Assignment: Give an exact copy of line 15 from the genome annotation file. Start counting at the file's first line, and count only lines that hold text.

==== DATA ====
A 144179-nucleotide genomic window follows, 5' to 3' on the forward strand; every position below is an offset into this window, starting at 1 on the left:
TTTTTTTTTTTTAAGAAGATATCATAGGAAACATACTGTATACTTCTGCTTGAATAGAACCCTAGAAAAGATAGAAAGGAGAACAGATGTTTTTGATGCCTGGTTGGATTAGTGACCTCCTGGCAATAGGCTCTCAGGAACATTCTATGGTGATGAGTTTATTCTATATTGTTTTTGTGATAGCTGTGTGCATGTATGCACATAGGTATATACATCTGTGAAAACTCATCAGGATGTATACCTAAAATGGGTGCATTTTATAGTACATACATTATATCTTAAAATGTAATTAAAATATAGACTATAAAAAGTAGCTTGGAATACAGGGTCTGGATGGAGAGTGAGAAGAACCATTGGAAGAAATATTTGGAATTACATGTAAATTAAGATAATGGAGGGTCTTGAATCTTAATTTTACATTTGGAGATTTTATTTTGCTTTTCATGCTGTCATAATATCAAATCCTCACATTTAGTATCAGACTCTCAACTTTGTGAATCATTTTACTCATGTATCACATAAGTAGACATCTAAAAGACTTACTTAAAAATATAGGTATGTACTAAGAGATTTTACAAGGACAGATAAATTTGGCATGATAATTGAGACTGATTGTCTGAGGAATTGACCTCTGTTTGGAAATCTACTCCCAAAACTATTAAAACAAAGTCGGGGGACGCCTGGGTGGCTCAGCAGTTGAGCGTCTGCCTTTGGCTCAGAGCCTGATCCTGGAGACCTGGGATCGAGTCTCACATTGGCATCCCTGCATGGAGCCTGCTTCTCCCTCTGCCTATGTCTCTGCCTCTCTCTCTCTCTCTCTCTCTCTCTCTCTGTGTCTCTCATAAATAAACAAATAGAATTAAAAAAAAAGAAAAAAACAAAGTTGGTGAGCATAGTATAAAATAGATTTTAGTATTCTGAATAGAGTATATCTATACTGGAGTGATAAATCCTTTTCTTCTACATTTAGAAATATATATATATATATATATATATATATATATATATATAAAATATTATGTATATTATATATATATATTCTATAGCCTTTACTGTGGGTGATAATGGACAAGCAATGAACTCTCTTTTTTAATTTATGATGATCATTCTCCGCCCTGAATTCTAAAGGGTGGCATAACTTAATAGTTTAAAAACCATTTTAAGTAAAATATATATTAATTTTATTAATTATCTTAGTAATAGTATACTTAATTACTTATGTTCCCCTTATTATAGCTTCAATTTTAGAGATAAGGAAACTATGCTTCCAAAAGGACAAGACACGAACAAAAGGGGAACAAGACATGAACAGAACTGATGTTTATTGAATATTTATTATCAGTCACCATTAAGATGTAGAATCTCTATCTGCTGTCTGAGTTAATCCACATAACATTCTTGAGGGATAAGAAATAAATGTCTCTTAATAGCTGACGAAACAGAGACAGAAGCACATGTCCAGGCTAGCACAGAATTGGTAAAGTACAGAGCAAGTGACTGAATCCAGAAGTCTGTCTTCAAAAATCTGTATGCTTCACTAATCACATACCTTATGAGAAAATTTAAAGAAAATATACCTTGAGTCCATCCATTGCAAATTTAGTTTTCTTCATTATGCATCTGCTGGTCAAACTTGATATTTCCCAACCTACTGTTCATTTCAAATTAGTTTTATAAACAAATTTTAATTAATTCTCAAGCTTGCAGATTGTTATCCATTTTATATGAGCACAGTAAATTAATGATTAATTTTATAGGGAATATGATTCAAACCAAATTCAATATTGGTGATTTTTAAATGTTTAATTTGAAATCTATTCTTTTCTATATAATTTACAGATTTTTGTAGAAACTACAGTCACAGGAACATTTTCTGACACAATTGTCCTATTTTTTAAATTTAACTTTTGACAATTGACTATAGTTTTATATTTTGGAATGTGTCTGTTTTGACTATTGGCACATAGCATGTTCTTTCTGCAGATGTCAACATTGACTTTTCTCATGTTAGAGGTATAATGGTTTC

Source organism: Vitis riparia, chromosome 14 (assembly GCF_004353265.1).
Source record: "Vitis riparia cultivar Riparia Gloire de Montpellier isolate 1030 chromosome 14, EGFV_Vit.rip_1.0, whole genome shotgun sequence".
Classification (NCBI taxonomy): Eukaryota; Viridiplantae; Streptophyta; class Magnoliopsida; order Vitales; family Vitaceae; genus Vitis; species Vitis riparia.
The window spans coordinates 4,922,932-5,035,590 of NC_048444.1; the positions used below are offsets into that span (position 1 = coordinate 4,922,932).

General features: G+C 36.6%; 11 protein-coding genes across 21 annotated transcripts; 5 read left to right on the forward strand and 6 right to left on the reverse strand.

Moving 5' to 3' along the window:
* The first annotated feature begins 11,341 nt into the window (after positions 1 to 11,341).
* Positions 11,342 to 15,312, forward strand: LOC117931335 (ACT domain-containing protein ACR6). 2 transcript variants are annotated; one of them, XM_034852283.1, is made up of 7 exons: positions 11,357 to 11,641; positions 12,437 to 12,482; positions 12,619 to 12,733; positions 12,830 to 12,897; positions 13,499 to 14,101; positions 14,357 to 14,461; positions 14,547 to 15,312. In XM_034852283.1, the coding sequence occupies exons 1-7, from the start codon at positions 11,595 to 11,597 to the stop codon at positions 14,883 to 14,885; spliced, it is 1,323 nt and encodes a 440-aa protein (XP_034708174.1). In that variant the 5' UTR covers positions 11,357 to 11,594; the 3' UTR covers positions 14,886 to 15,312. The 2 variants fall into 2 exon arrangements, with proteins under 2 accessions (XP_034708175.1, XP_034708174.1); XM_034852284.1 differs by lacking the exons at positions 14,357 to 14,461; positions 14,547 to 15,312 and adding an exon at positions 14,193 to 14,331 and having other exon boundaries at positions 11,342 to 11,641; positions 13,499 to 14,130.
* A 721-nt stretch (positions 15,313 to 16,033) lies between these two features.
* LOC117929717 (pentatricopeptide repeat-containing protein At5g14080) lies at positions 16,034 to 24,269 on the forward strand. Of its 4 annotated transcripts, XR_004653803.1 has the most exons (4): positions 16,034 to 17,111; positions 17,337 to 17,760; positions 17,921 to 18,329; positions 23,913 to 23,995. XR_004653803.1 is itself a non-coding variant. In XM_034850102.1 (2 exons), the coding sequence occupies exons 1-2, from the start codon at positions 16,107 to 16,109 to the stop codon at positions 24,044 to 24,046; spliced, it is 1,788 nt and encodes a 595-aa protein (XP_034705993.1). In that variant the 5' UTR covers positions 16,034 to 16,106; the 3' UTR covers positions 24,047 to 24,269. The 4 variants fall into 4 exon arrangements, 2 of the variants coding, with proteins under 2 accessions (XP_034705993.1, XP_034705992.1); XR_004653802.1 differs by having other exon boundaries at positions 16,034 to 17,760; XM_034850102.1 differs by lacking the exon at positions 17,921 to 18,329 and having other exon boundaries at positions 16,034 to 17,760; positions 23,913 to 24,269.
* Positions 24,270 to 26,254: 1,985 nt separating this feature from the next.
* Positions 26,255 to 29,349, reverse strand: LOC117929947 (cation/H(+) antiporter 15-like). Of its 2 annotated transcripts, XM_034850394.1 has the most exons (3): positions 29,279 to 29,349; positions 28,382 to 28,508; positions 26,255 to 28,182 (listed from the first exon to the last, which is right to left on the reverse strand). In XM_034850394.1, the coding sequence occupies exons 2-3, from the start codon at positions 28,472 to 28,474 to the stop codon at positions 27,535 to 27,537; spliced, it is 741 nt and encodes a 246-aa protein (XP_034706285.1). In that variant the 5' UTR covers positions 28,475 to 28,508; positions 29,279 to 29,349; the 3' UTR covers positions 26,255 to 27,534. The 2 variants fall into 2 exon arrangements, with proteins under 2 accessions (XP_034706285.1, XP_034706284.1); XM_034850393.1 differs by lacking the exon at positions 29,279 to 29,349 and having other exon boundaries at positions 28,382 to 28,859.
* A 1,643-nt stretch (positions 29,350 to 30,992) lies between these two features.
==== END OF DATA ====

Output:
* A 1,643-nt stretch (positions 29,350 to 30,992) lies between these two features.